Cell specific transcription of GPCRs

No amount of transient transfection assays can substitute for analysing reporter gene expression in transgenic mouse models. Only then, can all the developmental constraints responsible for driving tissue and stage-specific expression be brought to bear upon the transgene. Even then, the reporter gene is integrated randomly into the chromatin and expression is subject to site-specific variegation from flanking chromatin.

Few transgenic mouse studies have been reported for GPCRs. Typically, appropriate spatiotemporal expression of a transgene is only achieved when large genomic fragments are used to drive reporter gene expression. This is partly a reflection of the need for distal regulatory elements and partly the inability of short genomic sequences to insulate themselves from the influences of the surrounding chromatin—the cause of site-specific variegation. When it comes to specificity—size matters. However, there are some exceptions. Studies of the A1 adenosine receptor showed that a 500 bp proximal promoter drove widespread expression and was sufficient to drive expression in CNS and atria (Rivkees et al. 1999). Interestingly, this proximal promoter sequence contains motifs for the cardiac transcription factors, GATA and Nkx2.5. Furthermore, both recombinant GATA and Nkx2.4 synergistically activated transcription from the A1 promoter, but the in vivo relevance of these sites was not tested in these transgenic experiments. If they recapitulate results obtained from transient reporter gene assay, then mutation of the Nkx2.4 and GATA sites should ablate cardiac expression but leave CNS expression unaffected.

When the native gene exhibits a widespread expression pattern like the A1 receptor, then it can be difficult to tell the difference between deregulated expression and correct expression. This distinction is clearer in the case of a gene that displays a very discrete pattern of expression such as the follicle-stimulating hormone (FSH) receptor that is limited to granulosa cells of the ovary and Sertoli cells of the testis. Here, over 5 kb of 5'flanking sequence was insufficient to drive reporter gene expression in Sertoli cells (Heckert etal. 2000). Transgenic mouse studies can also reveal differences between regulatory elements required to specify embryonic development and those required to maintain adult expression patterns. Hu et al. (Hu et al. 1999) showed that reporter genes containing 3 kb of 5'flanking sequence of the mouse ^ opioid receptor gene promoter was sufficient to recapitulate embryonic expression of the endogenous gene in the forebrain, midbrain, and hindbrain. However, this same construct was insufficient to drive peripheral expression in the adult. This distinction between regulatory regions required for CNS expression and peripheral expression is also seen with the neuropeptide Y (NPY) Y1 receptor gene. In this case, a reporter gene containing 1.3 kb of 5'flanking sequence was sufficient to drive appropriate spatiotemporal expression in the embryonic and adult CNS but was not capable of driving expression in heart, liver, and kidney (Oberto et al. 1998). Even over 9kb of the mGluR6 was not sufficient to repress ectopic transcription in the brain although developmentally regulated expression was seen in the retinal rod and ON-type cone bipolar cells, the major sites of expression of the endogenous mGluR1 gene (Ueda et al. 1997). In another study, 2.6 kb of 5'flanking sequence of the VIP1 receptor (VPAC1) was found to be sufficient to direct expression of a reporter gene to CNS and lung (Karacay etal. 2000). All of these studies have, to a greater or lesser extent, shown that discrete genomic fragments are capable of driving appropriate spatiotemporal expression of a reporter gene, with a fair degree of veracity. As yet, there is no report of a finer analysis that has identified specific regulatory domains that are required or sufficient to drive these expression patterns in vivo. Until this is achieved, the nature of the transcription factors that are responsible for these patterns of expression will remain elusive.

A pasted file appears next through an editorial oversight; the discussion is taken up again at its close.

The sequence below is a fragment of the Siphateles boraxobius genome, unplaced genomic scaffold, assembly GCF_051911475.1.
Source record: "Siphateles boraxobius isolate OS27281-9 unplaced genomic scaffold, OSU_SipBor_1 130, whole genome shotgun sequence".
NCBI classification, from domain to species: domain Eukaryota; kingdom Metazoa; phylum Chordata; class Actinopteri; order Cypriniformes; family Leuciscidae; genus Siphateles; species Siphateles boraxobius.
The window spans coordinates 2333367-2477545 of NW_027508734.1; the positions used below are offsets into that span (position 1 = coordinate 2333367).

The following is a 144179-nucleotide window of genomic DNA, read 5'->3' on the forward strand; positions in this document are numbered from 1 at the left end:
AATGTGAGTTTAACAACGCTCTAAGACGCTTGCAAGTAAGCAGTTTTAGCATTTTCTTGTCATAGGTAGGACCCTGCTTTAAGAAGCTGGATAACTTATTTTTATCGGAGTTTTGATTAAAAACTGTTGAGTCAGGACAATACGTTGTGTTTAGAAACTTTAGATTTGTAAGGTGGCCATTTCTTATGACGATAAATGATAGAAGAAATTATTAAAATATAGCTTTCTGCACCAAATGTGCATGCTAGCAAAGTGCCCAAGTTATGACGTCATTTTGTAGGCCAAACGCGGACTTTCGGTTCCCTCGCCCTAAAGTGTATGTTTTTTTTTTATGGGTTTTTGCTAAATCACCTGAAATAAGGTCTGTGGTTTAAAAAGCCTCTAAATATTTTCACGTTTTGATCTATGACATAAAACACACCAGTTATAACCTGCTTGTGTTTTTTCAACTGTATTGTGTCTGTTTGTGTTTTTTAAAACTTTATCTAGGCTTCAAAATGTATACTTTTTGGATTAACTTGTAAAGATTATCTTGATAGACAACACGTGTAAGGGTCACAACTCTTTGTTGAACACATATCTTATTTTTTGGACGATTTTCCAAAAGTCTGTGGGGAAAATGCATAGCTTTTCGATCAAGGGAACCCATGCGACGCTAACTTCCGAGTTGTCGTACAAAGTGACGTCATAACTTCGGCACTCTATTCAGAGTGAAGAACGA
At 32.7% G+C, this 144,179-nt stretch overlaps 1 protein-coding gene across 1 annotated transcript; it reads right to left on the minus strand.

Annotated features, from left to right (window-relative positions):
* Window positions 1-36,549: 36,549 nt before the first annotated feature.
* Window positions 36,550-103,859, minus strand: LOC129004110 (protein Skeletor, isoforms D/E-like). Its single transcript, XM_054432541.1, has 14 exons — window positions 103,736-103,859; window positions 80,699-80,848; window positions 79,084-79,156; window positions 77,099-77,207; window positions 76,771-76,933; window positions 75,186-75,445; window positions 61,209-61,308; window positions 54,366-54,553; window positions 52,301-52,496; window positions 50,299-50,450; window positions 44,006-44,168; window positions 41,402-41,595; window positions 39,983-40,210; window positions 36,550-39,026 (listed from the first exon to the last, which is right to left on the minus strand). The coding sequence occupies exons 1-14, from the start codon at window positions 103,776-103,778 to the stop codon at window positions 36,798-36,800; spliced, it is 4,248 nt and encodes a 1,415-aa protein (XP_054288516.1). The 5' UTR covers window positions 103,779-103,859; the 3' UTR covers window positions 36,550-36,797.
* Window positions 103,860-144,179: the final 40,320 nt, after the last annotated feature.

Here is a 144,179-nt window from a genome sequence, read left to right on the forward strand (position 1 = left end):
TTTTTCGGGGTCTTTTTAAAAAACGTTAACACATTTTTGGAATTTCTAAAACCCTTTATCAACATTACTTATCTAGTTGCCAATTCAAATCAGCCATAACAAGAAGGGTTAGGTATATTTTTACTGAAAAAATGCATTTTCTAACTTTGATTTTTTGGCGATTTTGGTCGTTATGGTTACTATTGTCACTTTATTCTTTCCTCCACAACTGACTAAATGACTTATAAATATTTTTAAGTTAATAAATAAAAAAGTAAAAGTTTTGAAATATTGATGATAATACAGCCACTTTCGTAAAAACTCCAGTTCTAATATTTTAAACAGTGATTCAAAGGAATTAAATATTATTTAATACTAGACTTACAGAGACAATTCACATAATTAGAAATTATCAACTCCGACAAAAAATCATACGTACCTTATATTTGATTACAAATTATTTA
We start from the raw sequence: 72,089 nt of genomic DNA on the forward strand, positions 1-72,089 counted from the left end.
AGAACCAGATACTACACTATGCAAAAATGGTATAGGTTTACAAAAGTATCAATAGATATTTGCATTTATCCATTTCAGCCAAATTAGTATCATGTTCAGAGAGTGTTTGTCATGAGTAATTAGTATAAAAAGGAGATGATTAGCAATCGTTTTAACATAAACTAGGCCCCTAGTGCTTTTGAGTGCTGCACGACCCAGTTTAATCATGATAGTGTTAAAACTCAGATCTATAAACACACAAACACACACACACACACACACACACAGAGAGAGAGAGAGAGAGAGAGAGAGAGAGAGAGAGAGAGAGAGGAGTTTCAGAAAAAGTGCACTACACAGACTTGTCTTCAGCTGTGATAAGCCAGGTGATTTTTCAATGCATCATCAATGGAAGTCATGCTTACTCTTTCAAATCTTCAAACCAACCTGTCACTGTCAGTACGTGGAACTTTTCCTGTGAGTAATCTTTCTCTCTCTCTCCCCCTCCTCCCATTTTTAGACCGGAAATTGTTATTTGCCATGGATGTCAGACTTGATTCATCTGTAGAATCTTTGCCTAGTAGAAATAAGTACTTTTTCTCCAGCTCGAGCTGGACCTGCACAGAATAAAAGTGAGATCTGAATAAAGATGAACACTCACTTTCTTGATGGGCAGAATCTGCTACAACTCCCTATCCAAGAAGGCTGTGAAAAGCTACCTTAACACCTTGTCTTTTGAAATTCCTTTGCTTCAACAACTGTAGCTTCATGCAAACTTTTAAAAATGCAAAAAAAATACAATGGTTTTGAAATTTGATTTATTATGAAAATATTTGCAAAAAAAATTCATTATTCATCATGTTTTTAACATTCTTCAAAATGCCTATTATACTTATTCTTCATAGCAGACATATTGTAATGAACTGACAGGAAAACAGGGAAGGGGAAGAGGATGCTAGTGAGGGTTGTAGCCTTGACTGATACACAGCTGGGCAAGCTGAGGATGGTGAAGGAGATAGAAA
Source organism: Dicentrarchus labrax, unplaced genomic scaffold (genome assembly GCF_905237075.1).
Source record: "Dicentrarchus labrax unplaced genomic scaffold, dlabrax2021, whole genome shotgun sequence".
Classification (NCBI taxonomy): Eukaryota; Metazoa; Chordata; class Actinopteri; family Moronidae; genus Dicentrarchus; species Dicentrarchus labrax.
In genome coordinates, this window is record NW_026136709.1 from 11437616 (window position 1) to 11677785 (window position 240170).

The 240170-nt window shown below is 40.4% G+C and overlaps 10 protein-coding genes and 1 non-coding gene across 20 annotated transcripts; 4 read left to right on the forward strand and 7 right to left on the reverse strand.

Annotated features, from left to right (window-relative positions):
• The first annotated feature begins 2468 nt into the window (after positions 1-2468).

It seems unlikely that tissue- and stage-specific transcription of GPCRs, as a gene family, will be regulated in a co-ordinated manner. With a few notable exceptions (see below), there is no cis-linkage among GPCR genes and their tissue expression profiles and developmental activation are completely disparate. It seems equally likely, that, their expression will be controlled by disparate regulatory elements each operative in different tissues or at different times. This latter point appears to be borne out by the studies of Oberto et al. (Oberto et al. 1998) and Hu et al. (Hu et al. 1999) and probably reflects the fact that most GPCR expression patterns do not follow singular cell lineages. Genes expressed only in cells derived from a singular lineage might be expected to exhibit co-ordinate regulation since they are derived from the same progenitor population and consequently they have all been exposed to at least some of the same transcription factors during the cells' development. An example of such co-ordinate regulation can be seen in the noradrenergic cells of the PNS all of which are derived from the neural crest. Whereas, many of the pan-neuronal properties of sympathetic precursors are under the control of the MASH-1 bHLH protein (Sommer et al. 1995), expression of tyrosine hydroxylase and dopamine ^-hydroxylase are under the control (in part) of the Phox2a and Phox2b homeobox genes (Lo et al. 1997; Pattyn et al. 2000; Yang etal. 1998a). In this way, the transmitter phenotype (in this case noradrenaline) is intimately part of the sympathoadrenal lineage and it is not surprising to see that expression of its synthetic enzymes are co-ordinately regulated at least in part, by a singular transcription factor, Phox2a. If a GPCR shared this unique expression pattern then it too, might be co-ordinately controlled by Phox2a. However, a gene such as the M1 muscarinic receptor gene, which is also expressed on all sympathetic neurons (Brown et al. 1995), is additionally expressed by many telencephalic regions (Buckley et al. 1988) where Phox2a and Phox2b are not expressed. Accordingly, M1 expression is likely controlled by different mechanisms in these two neuronal areas. Even the example given here is a gross oversimplification since there is no known metazoan gene whose expression is exquisitely regulated by only one transcription factor. Nevertheless, it is probably true that genes which are expressed across many lineages, such as is the case for many GPCRs, will probably not necessarily be co-ordinately regulated. The predicted consequence of this is that transgenic mouse studies will not reveal individual cis elements that are required or necessary for expression in all regions where the endogenous gene is transcribed. This concept will only be tested when sufficient GPCR genes are characterised in transgenic mice. Exceptions would be the obverse—those GPCRs whose expression is highly restricted to a particular tissue. Probably the most spatially restricted GPCRs are represented by members of the opsin gene family, expression of which are restricted to the photoreceptors of the retina. Interestingly, as little as 1.1 kb of 5'flanking sequence of the human blue opsin promoter is sufficient to restrict expression to S-cone type photoreceptors and bipolar cells (Chen et al. 1994). Similarly, a discrete 2.2 kb of 5'flanking sequence of the rhodopsin promoter was sufficient to drive expression in photoreceptor cells but expression was also seen in rods and to a lesser extent in cones (Gouras et al. 1994). Similar fragments derived from the mouse gene also drive photoreceptor expression (Lem et al. 1991)—again, a certain 'leakiness' in expression was seen with cones expressing low amounts of transgene. Earlier studies had shown that shorter constructs containing as little as 222 bp of flanking sequence of the bovine rhodopsin promoter were sufficient to confine reporter gene expression to photoreceptor cells but gave aberrant expression patterns across the retina (Zack etal. 1991). Cross species comparison of the rhodopsin promoter revealed a 102 bp domain of conserved sequence (Zack etal. 1991) approximately 1.5-2 kb (dependent upon species) upstream from the T.I.S. but deletion of this region did not result in loss of correct spatial expression, although deletion did lead to lower levels of transgene expression (Nie et al. 1996). Neither did this region confer retina-specific expression upon a hetero-logous promoter. Nevertheless, the possible linkage between tightly controlled expression and relatively discrete regulatory elements is seductive. Although this retina enhancer region shows homology to the locus control region (LCR) of the cone opsins, the lack of correlation between copy number and transgene expression levels clearly rules out a role of this region as a LCR in the rhodopsin gene. Although putative proximal elements and cognate transcrip-tionfactors, suchasNrl (Kumar etal. 1996) and the Crxl homeobox (Chen etal. 1997),have been assessed in vitro, their in vivo relevance is unkown. The case for their potential in vivo relevance is increased by the observed synergy of their activation of the rhodopsin promoter and the demonstration of their physical interaction (Mitton et al. 2000). Importance of this region is further underlined by the demonstration Crx also interacts with the architectural transcription factor HMG I(Y) (Chau et al. 2000) and mutations in Crx have been associated with several retinal degenerative diseases including Leber congenital amaurosis and adult onset cone-rod dystrophy and retinitis pigmentosa (Sohocki et al. 1998).